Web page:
Recently in Vientiane Category

No Visa? Bo Bpen Yang!

I don't know if I have mentioned it here before, but I have changed my status at my school to "part-time" instructor for now. I still have high hopes of starting work on a PhD soon, so hopefully this will free up some of my time so I can start working on that.

The extra time is the good news. The bad news is that I don't have a work permit or the year-long work visa any more. So that means that I will have to make the infamous "Border Run" on a regular basis.

My 30-day tourist visa expired on the 15th, so last week I decided to head to my favorite border country: Laos. I wanted to apply for a 3-month Non-Immigrant B visa at the Thai Embassy. Supposedly all I needed was an invitation letter addressed to the Embassy in Vientiane from my school, a couple of photos, and a few baht.

However, my school told me that they couldn't address the letter to the embassy, and instead would just address it to me. Well, my previous experience was that the Thai embassy in Singapore wouldn't like that idea, but the one in Vientiane might be ok with it. However, it appears that the embassy in Vientiane is following the law a little bit more closely these days, and I even after the long trip to Laos, I was denied the 3-month visa.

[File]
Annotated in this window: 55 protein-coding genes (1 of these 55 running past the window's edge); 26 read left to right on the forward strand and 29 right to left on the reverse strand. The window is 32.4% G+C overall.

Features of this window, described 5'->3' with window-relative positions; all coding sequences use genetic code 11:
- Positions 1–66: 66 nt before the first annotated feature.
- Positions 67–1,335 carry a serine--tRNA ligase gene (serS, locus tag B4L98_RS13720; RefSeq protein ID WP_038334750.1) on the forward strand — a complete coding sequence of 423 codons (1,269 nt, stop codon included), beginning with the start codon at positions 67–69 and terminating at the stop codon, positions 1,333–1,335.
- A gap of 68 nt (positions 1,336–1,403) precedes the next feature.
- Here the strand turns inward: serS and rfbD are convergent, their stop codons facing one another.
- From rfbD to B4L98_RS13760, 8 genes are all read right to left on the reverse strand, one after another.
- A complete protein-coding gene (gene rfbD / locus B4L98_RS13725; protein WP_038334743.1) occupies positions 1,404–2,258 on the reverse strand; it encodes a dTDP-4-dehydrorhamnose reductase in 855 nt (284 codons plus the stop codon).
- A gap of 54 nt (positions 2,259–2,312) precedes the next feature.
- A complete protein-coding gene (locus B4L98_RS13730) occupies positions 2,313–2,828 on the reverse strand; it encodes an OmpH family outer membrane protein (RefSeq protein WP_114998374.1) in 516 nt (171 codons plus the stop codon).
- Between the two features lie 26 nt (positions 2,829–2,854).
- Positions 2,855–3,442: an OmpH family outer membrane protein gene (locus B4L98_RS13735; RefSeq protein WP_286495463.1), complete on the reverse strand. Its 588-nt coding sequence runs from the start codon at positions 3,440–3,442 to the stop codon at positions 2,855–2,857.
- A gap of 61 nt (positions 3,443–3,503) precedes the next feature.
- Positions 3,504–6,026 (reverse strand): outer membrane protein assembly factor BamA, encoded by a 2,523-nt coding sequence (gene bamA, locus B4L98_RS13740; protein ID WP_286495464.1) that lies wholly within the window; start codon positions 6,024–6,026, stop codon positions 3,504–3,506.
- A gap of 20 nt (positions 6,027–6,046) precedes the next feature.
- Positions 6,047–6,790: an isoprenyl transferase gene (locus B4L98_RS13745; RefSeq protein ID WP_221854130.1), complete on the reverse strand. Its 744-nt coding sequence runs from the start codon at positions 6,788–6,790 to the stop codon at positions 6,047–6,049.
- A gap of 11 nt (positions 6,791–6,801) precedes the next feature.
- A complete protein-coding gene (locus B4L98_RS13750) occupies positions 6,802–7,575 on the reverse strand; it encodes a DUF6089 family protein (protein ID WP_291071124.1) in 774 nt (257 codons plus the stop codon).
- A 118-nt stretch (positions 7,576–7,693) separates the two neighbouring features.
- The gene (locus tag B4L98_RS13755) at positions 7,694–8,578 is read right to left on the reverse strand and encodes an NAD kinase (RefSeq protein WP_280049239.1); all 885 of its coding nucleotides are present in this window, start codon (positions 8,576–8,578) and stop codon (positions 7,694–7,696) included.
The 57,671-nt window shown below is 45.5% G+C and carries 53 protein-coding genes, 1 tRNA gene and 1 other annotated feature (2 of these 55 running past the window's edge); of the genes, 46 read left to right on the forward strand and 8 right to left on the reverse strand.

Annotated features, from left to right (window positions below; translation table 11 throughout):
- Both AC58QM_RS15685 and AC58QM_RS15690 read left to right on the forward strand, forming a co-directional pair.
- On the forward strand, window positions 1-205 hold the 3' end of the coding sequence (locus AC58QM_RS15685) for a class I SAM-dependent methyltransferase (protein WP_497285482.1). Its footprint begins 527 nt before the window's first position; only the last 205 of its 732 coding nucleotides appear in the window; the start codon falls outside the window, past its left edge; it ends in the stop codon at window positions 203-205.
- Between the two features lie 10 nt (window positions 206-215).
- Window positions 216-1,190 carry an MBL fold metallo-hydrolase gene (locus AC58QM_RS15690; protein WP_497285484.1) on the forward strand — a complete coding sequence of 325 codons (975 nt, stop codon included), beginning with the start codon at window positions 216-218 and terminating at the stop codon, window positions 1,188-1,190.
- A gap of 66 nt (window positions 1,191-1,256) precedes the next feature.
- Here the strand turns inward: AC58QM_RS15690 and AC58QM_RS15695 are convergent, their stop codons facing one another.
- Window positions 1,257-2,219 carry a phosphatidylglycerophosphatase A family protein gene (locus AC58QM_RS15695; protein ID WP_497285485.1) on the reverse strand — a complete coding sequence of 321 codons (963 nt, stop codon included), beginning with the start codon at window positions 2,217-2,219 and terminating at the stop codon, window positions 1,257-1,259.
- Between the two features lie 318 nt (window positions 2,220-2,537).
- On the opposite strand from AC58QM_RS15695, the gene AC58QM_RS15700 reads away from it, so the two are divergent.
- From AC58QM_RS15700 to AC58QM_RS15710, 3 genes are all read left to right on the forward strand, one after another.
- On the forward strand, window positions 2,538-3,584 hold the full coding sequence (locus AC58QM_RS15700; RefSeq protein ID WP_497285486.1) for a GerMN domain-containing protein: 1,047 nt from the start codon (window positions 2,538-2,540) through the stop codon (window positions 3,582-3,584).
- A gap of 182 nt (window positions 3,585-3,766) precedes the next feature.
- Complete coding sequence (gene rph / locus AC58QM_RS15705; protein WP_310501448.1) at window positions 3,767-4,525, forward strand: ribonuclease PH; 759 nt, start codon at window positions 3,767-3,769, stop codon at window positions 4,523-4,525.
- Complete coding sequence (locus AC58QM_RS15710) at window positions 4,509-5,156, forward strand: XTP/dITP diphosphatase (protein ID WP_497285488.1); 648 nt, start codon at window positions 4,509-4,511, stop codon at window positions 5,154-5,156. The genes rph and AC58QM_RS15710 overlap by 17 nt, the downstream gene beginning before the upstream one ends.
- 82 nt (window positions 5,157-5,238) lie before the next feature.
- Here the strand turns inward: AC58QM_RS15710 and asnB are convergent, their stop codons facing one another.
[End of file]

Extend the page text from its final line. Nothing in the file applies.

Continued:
Amazingly, though, on this entire trip I was very conscious of my very bo bpen yang ("no worries", in Lao language) attitude about the trip and about life. The train ride up was pleasant, even though we arrived 3 hours late and I had to wait until the next day to visit the Embassy. My dealings with the embassy were pleasant even as they told me no. The time spent in Vientiane was pleasant, even though my favorite guesthouse only had the small room facing the street available for me. My trip back over the border to Thailand was pleasant, even though I was questioned for 30 minutes by three different Immigration officers because of the complicated issues around my visas.